However, in the United States, the main imperative for organizing formally is taxes. A religious organization must comply with the requirements of the federal Internal Revenue Service and state tax laws. Since there are no legal forms created specifically for religious organizations -- except perhaps 501(C) 3 nonprofit exemption, created for the churches and groups like them, churches or ministries often borrow from the various legal structures used in business organizations. Even though organization members may not see their church or ministry as a "business operation," forming a legal entity derived from the business world offers distinct advantages to an emerging organization.

First, any agreements the group makes as part of its legal structure, such as partnership agreements or corporate bylaws, will be compatible with state law and legally enforceable. Second, using a legal structure such as a partnership or corporation to form a religious organization offers advantages when buying land together. And third, the IRS and state tax officials will tax a religious organization according to the legal form it has taken.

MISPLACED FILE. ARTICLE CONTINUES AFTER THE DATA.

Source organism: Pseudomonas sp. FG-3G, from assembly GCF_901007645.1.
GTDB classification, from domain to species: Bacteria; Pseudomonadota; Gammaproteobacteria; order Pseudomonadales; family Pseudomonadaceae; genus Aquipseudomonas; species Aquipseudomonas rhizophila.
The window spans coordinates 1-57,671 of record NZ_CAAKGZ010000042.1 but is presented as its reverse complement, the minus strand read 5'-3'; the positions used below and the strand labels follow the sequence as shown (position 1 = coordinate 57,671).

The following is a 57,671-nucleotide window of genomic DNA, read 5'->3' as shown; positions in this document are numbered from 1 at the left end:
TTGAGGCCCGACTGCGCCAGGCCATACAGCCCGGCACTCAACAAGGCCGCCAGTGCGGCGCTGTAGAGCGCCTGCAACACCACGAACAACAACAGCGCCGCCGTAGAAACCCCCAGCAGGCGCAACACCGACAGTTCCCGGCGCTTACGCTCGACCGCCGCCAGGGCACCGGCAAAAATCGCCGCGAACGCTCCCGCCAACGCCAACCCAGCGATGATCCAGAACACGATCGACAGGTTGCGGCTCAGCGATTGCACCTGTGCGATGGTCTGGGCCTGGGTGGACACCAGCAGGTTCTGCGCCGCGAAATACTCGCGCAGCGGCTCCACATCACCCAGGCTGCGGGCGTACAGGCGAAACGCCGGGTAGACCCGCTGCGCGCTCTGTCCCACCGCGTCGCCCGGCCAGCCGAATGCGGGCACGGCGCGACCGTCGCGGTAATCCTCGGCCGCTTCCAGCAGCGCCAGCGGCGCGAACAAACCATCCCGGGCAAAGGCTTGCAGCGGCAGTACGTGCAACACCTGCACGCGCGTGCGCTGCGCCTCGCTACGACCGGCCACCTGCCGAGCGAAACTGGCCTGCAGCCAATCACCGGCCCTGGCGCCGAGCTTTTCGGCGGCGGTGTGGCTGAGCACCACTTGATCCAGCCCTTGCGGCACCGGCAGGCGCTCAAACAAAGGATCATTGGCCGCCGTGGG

The distinction between religious organizations and other forms of social organization is difficult to define from an inclusive legal perspective. It's like trying to define a religion in the legal sense. It can't be done in a truly descriptive way. Unless you understand the different legal forms of organization, it may seem impossible to come up with a definition of what your religion is or is not. But if you do not do it, then the IRS will.

It is the kind of ownership a religious organization has, as well as how its money is controlled, which will generally determine what kind of legal structure, or combination of structures, it should have. For example, in some religious organizations, each member-household owns their own lot, house, vehicles, tools, and equipment. Little or nothing is owned in common. In other organizations, the land, buildings, and all private property are owned in common, and shared.